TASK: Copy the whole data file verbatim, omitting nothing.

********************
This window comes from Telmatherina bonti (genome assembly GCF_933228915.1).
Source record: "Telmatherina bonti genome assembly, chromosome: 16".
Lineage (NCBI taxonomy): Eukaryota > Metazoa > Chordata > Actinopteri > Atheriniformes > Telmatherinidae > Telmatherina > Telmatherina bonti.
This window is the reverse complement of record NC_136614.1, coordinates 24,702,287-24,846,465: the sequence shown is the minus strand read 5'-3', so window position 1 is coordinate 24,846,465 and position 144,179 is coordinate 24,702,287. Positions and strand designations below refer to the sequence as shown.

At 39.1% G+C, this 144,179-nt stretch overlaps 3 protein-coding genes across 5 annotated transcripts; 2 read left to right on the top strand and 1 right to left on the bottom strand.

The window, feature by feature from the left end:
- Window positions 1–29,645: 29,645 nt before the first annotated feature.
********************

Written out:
This window comes from Telmatherina bonti (genome assembly GCF_933228915.1).
Source record: "Telmatherina bonti genome assembly, chromosome: 16".
Lineage (NCBI taxonomy): Eukaryota > Metazoa > Chordata > Actinopteri > Atheriniformes > Telmatherinidae > Telmatherina > Telmatherina bonti.
This window is the reverse complement of record NC_136614.1, coordinates 24,702,287-24,846,465: the sequence shown is the minus strand read 5'-3', so window position 1 is coordinate 24,846,465 and position 144,179 is coordinate 24,702,287. Positions and strand designations below refer to the sequence as shown.

At 39.1% G+C, this 144,179-nt stretch overlaps 3 protein-coding genes across 5 annotated transcripts; 2 read left to right on the top strand and 1 right to left on the bottom strand.

The window, feature by feature from the left end:
- Window positions 1–29,645: 29,645 nt before the first annotated feature.